Screen Printing:

Color: In the Eye of the Beholder

By Mark Brouillard, Contributing Writer

May 5, 2014

Color is an ambiguous word in that we all interpret color differently. When a customer asks you for a custom gallon of sky blue ink, what color are they really asking for? Is it the pale blue when the sun is rising, or the red-blue when it is setting? What does the sky look like at high noon, or in smog-filled valleys, or at the top of the Rocky Mountains?  

So what are you to sell the customer? Make that person show you the color they want (and even that can be tough). Following are a few things you may want to consider when you are at this point in selling, making, calling out, or referring to a gallon of the aforementioned sky blue:

1.    Metamerism
2.    Light box
3.    Munsell hue test
4.    The gender of the person asking for the color
5.    Ishihara color test

Metamerism is the matching of the apparent color of objects with different spectral power distributions. What does that really mean? Colors may change their hues/tones when using different light sources.

For example, I used to have three different draw downs of the “same” yellow ink. When viewed under standard fluorescent light fixtures, they all matched. If you took the same three yellow colors outside into the daylight, one would still be yellow, but the other two would be green and red (not quite that extreme, but I think you get the point).

That brings me to my second point: using a light box. This extremely valuable tool allows you to look at the color using different light sources. Most light boxes have four light sources: D65 (the International standard for artificial daylight), CWF (cool white fluorescent), F (incandescent light), and UV (ultraviolet). Why all the different light sources? To ensure that we are all looking at the color(s) the same way.

This also will show you whether a color will be metameric or show metamerism. Some common causes of metamerism are the use of fluorescent or optically brightened components, which can be seen by using the UV light source. Anyone who makes custom colors should have a light box.  There are two things to consider when using a light box. First, the bulbs are only good for about 1,500 hours before replacement is needed. Secondly, consider having a fifth light source (U30 — warm white fluorescent).

The Munsell hue test is just one part of the Munsell color system. The hue test is, in my opinion, one of the most important aspects to anyone doing custom colors. There are tests that you can do via the Internet that will help you see your weakness in perceived color. Some pundits will say that this can’t be done over the Internet, but I beg to differ. Even if you don’t have the most high-tech computer or monitor, it can still be done and be relevant.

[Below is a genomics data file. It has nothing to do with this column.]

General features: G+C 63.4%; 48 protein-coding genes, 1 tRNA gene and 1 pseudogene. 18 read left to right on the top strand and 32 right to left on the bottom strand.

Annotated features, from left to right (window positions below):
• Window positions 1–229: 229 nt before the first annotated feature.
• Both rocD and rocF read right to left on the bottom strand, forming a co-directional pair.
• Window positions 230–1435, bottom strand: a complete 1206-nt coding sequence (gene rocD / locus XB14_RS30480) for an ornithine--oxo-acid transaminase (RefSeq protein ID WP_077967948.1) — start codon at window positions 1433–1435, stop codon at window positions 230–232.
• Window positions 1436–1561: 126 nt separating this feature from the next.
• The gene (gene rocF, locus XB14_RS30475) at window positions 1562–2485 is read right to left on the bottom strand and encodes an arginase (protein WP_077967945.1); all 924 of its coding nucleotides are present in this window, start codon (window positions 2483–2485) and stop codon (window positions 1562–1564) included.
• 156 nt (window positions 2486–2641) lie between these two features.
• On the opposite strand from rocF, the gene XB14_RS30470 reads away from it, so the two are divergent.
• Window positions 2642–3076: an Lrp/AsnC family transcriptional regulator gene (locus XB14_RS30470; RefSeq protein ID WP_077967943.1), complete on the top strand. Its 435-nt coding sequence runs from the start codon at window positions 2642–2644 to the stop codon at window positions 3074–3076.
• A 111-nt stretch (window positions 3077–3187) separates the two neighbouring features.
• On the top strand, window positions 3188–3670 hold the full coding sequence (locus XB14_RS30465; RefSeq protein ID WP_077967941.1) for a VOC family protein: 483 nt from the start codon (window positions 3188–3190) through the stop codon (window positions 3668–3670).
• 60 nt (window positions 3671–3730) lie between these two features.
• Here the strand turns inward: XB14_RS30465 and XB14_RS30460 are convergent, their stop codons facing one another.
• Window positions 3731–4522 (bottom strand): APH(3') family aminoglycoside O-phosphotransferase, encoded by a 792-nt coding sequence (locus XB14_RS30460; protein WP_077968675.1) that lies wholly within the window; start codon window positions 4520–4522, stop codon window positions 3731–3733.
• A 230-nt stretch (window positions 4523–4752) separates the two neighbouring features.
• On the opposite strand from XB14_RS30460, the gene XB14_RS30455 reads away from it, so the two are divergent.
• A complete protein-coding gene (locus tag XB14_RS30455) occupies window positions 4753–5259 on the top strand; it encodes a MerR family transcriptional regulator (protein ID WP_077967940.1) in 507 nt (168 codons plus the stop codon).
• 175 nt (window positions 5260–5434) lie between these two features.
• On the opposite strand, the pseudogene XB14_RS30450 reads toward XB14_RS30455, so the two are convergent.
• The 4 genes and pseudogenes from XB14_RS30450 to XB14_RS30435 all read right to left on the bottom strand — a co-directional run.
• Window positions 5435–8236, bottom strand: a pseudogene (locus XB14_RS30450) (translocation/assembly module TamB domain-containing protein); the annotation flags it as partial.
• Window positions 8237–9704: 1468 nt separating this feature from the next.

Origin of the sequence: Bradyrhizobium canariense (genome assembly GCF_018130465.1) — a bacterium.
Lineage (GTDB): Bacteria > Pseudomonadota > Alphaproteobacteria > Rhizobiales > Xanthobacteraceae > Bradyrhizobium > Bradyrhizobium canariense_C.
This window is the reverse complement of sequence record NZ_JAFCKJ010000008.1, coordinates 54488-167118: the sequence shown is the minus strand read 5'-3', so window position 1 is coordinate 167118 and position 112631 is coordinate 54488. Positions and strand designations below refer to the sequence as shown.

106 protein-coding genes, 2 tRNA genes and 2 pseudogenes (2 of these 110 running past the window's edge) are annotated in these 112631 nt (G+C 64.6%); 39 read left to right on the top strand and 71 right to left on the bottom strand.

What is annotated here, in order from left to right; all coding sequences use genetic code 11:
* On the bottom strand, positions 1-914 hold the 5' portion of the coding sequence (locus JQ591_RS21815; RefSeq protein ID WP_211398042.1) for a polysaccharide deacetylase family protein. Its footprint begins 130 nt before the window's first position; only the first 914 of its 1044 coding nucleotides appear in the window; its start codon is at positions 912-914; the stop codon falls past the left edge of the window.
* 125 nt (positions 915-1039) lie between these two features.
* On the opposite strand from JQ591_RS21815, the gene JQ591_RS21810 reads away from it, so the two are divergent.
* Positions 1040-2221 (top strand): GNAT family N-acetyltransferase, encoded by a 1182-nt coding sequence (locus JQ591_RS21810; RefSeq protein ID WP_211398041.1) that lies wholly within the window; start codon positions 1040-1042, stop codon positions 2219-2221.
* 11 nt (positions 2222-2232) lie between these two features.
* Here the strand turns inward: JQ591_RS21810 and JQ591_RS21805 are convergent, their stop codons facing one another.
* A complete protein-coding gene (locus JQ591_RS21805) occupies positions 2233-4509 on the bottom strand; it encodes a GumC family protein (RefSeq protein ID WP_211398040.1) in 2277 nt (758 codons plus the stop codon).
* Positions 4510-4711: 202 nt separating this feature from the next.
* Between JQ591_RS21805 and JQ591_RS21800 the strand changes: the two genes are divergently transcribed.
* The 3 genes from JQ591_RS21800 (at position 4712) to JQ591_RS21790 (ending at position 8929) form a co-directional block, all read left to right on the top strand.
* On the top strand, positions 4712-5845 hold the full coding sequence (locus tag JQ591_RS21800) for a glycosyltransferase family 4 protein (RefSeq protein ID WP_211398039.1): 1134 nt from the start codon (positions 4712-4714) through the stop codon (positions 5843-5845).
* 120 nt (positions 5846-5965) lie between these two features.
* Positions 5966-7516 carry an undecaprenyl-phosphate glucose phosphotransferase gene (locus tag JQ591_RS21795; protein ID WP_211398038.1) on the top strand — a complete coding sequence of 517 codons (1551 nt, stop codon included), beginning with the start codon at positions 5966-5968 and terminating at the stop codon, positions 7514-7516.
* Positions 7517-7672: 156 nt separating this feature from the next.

The basics involve aligning tiles that are changing from one hue to another. Sounds fairly simple, doesn’t it? Try it and see how good you are at distinguishing slight hue differences. Once done, the computer will give you a score. (For what it’s worth, I got a score of 0, which — by the way — is a perfect score.) One of my colleagues got an 8, while another person I know got a 475. Both were males, which brings me to my next point.

Having a male customer or designer versus a female can play a huge role in color interpretation. Research has indicated that in America, 10% of the male population is colorblind, with an even larger number having some type of color deficiency. The female population has a colorblindness rate of less that 1% (the latest figure I saw was less than 0.1%).  So gender makes a difference when it comes to “seeing” color. If you want to have a little fun with your staff, have them take the Munsell hue test to see who can get the lowest score. It’s hard to cheat on this one.

This brings me to my final point: the Ishihara color test, which is a simple way to test for color perception. It is designed to test for the most common color vision defect: red-green color deficiencies. It is a rather simple test of looking at dots and telling what number you see. It is not a trick or a gimmick.  

The above factors are meant to make you consider the tools you have. Do you have a light box?  Can you tell what metamerism is? Can you tell a subtle difference in hue? Does one of your employees or co-workers have color deficiencies? Do you understand that color perception between genders is a valid consideration? These things will help give you a better understanding of color.

Plus, you’ll also have a fun retort if someone ever asks you for sky blue. Just tell the person that color — like beauty — is in the eye of the beholder.

Mark Brouillard is a product manager for International Coatings Co. Inc. For more information or to comment on this article, email Mark at